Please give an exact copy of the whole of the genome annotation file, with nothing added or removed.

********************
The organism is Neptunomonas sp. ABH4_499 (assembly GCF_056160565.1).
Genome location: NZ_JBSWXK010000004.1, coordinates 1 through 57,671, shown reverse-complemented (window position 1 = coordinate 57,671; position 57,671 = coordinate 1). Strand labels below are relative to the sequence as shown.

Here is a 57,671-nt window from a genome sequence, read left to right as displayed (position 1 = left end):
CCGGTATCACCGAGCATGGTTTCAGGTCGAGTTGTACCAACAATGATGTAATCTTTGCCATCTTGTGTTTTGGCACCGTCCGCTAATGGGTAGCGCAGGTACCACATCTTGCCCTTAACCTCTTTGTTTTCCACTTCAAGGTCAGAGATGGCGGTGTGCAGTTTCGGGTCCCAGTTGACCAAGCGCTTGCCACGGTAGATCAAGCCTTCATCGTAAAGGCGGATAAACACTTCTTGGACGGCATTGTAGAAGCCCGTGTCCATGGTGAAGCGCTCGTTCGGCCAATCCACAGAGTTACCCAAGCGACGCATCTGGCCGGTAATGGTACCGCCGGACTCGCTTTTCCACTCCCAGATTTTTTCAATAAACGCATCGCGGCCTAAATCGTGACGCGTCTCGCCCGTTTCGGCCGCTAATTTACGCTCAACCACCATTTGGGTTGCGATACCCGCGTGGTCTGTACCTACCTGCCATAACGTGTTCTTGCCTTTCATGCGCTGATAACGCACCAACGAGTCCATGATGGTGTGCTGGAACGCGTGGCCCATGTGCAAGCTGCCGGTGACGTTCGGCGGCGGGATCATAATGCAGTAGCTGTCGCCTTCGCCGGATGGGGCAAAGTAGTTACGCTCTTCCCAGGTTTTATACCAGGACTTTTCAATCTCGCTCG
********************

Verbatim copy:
The organism is Neptunomonas sp. ABH4_499 (assembly GCF_056160565.1).
Genome location: NZ_JBSWXK010000004.1, coordinates 1 through 57,671, shown reverse-complemented (window position 1 = coordinate 57,671; position 57,671 = coordinate 1). Strand labels below are relative to the sequence as shown.

Here is a 57,671-nt window from a genome sequence, read left to right as displayed (position 1 = left end):
CCGGTATCACCGAGCATGGTTTCAGGTCGAGTTGTACCAACAATGATGTAATCTTTGCCATCTTGTGTTTTGGCACCGTCCGCTAATGGGTAGCGCAGGTACCACATCTTGCCCTTAACCTCTTTGTTTTCCACTTCAAGGTCAGAGATGGCGGTGTGCAGTTTCGGGTCCCAGTTGACCAAGCGCTTGCCACGGTAGATCAAGCCTTCATCGTAAAGGCGGATAAACACTTCTTGGACGGCATTGTAGAAGCCCGTGTCCATGGTGAAGCGCTCGTTCGGCCAATCCACAGAGTTACCCAAGCGACGCATCTGGCCGGTAATGGTACCGCCGGACTCGCTTTTCCACTCCCAGATTTTTTCAATAAACGCATCGCGGCCTAAATCGTGACGCGTCTCGCCCGTTTCGGCCGCTAATTTACGCTCAACCACCATTTGGGTTGCGATACCCGCGTGGTCTGTACCTACCTGCCATAACGTGTTCTTGCCTTTCATGCGCTGATAACGCACCAACGAGTCCATGATGGTGTGCTGGAACGCGTGGCCCATGTGCAAGCTGCCGGTGACGTTCGGCGGCGGGATCATAATGCAGTAGCTGTCGCCTTCGCCGGATGGGGCAAAGTAGTTACGCTCTTCCCAGGTTTTATACCAGGACTTTTCAATCTCGCTCG